• \$\begingroup\$ @mkeith - Good point. Assuming both devices are on the same board, I wouldn't expect sequencing to be a problem, but you never know. \$\endgroup\$ Jun 14, 2015 at 11:48
  • \$\begingroup\$ Occasionally I run into sleep current problems if one of the rails is alive while another is de-powered. Your answer is good, I was just commenting for the OP. \$\endgroup\$
    – user57037
    Jun 14, 2015 at 17:29
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    \$\begingroup\$ For what it's worth, I've had experience with unpowered FPGAs being driven by active logic, where the FPGAs were "almost" operating correctly, due to input currents being distributed through the chip. Really weird results. \$\endgroup\$ Jun 14, 2015 at 17:52
  • 1
    \$\begingroup\$ I had a microprocessor board where SPI flash worked intermittently. Firmware guy was testing it prior to giving it to me. It turns out that the power pin was completely broken off of the SPI flash. Flash was powering up and partially working strictly due to clamp diode forward bias on IO. \$\endgroup\$
    – user57037
    Jun 14, 2015 at 18:28
  1. The datasheet tells you what input level are guaranteed. The behaviour with any levels between the low maximum and the high minimum is undefined, and anecdotes about particular chips cannot reliably predict the behviour of other chips.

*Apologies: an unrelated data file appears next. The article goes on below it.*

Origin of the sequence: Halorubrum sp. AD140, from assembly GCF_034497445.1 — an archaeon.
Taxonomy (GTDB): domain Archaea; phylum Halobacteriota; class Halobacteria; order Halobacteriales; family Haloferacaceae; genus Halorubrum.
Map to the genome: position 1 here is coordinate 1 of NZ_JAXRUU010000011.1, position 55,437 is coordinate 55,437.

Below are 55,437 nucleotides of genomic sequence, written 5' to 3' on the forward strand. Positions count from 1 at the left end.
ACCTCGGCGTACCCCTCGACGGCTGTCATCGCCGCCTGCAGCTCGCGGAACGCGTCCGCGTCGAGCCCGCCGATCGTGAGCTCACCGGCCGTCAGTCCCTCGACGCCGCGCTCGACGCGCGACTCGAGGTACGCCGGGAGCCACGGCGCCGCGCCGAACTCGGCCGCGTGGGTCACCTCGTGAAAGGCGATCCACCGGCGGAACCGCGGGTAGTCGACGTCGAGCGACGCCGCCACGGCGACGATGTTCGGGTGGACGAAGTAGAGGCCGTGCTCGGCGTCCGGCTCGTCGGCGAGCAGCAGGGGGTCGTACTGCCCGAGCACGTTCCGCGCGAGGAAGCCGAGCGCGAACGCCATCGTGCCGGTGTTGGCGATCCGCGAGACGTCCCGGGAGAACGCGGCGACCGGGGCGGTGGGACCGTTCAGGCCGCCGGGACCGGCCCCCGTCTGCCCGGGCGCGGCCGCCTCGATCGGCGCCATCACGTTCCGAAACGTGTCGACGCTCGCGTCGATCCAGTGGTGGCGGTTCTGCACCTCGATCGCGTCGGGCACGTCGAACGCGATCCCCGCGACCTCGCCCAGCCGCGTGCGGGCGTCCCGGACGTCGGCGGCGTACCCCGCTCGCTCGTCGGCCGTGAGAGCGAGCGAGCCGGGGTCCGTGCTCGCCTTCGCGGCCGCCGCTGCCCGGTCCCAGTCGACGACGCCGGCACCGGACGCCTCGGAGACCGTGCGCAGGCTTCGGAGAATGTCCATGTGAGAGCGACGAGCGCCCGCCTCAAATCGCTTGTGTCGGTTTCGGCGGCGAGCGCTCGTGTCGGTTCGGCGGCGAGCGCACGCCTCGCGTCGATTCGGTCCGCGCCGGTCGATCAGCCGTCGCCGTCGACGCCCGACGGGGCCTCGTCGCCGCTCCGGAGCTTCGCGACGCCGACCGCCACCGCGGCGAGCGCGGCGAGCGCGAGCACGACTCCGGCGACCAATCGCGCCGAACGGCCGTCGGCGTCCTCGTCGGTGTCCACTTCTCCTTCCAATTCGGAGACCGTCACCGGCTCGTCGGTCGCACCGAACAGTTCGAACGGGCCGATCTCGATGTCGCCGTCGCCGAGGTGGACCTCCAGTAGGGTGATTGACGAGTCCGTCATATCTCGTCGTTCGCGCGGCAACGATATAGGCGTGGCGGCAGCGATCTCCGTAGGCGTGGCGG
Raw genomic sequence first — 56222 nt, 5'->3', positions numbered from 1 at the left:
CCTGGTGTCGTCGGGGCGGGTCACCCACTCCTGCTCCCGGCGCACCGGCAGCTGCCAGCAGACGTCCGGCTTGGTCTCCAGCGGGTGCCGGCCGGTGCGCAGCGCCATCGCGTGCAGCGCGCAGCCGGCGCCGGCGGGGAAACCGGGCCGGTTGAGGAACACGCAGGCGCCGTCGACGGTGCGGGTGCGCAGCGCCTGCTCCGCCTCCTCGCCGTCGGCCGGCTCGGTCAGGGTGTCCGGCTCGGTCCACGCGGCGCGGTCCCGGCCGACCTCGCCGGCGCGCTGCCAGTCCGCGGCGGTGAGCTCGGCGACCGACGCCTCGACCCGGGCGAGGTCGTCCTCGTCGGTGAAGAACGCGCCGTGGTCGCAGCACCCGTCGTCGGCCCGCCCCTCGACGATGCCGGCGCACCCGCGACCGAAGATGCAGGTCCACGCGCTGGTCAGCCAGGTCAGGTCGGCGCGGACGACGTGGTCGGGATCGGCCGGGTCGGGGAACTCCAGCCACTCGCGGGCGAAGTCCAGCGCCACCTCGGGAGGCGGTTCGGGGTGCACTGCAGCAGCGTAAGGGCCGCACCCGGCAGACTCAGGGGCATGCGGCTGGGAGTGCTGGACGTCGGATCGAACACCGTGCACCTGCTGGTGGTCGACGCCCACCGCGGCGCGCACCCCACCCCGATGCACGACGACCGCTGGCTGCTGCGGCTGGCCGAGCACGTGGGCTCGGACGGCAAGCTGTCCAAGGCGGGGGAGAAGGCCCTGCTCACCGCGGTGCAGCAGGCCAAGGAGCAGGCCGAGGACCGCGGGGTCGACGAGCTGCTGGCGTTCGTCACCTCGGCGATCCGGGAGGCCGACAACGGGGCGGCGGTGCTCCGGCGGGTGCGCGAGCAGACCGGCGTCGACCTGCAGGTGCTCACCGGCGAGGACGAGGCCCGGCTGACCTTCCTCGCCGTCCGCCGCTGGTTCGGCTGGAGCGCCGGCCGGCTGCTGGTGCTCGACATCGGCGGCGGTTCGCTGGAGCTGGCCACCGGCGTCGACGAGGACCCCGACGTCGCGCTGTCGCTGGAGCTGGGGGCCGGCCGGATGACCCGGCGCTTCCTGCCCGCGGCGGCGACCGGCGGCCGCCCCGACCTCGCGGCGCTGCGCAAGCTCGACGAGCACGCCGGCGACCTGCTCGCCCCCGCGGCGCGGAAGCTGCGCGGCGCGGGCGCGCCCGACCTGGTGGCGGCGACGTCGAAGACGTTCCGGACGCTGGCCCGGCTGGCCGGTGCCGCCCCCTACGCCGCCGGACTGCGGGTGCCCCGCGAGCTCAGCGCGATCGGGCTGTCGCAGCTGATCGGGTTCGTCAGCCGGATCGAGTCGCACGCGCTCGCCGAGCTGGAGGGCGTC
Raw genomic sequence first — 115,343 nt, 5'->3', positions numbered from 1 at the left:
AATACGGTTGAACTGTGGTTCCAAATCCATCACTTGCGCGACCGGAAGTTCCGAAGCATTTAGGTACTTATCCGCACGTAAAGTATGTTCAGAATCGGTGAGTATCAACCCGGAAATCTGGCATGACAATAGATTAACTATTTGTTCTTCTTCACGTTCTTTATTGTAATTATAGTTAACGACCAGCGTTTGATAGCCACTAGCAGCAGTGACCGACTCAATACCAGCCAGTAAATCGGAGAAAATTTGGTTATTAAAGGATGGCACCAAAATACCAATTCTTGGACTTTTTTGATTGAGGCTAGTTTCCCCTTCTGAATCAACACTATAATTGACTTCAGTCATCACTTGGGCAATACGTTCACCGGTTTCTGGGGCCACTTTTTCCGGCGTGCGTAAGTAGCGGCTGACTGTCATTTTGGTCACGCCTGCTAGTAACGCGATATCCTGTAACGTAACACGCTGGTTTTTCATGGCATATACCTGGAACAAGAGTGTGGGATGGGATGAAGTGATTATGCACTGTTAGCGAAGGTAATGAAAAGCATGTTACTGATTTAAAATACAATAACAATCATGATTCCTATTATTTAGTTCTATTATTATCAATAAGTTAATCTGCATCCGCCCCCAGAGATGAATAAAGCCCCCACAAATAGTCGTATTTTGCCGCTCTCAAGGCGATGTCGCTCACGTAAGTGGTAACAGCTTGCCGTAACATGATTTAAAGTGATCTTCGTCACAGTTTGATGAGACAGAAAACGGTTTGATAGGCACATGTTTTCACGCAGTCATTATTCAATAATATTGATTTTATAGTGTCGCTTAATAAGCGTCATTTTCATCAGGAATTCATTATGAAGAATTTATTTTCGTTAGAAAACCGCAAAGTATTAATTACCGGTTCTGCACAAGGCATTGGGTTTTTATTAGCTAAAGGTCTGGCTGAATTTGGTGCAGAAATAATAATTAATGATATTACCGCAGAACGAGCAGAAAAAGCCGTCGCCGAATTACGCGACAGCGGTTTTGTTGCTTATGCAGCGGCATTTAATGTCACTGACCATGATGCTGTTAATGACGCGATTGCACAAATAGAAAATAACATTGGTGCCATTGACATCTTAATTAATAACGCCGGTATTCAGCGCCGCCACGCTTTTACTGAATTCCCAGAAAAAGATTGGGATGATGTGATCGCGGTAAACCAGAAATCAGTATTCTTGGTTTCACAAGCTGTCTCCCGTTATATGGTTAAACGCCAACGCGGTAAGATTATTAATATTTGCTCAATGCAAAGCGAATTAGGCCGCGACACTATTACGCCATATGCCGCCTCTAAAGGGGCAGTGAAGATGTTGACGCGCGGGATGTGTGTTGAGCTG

2. You need 3.5 V, but a pull-up to 3.3 V cannot raise the level above 3.3 V.

  3. This diode circuit shifts both the low and high levels of the input signal by the same amount. Even if the levels are then within spec, going near the boundaries reduces the safety margins and makes the result less reliable.

  4. A dedicated IC will work easily and reliably.

    • The purpose of the OE input is to disable the output. If you do not need that, you should consider replacing the *125 with *34, which is a buffer without OE.

    • You can use any non-inverting buffer that accepts the correct signal levels at its inputs. There are specialized level-translating chips with two power supplies (such as NLSV1T34), but in your case, the 3.3 V levels are the same as TTL levels, so you can also use any logic gates that have TTL compatible inputs (such as the NLU1GT50).

      *34 logic gates are made by many other vendors. For example, TI's is SN74LV1T34.

  5. Using an open-drain output with a pull-up to 5 V (see WhatRoughBeast's answer) is the simplest solution. The only disadvantage compared to a dedicated IC is slightly larger power consumption when the signal is low (if your LED already eats much power, this might not matter), or slower switching if you give the resistor a larger value.

  • \$\begingroup\$ 1=5. Sorry for not being specific, but I meant pulled up to 5v. Can you explain please more about your power consumption comment? \$\endgroup\$
    – bcsteeve
    Jun 14, 2015 at 14:36
  • \$\begingroup\$ When the microprocessor forces the signal line low, a current flows from 5V through the pull-up (e.g., 5 V / 1 kΩ = 5 mA). \$\endgroup\$
    – CL.
    Jun 14, 2015 at 16:32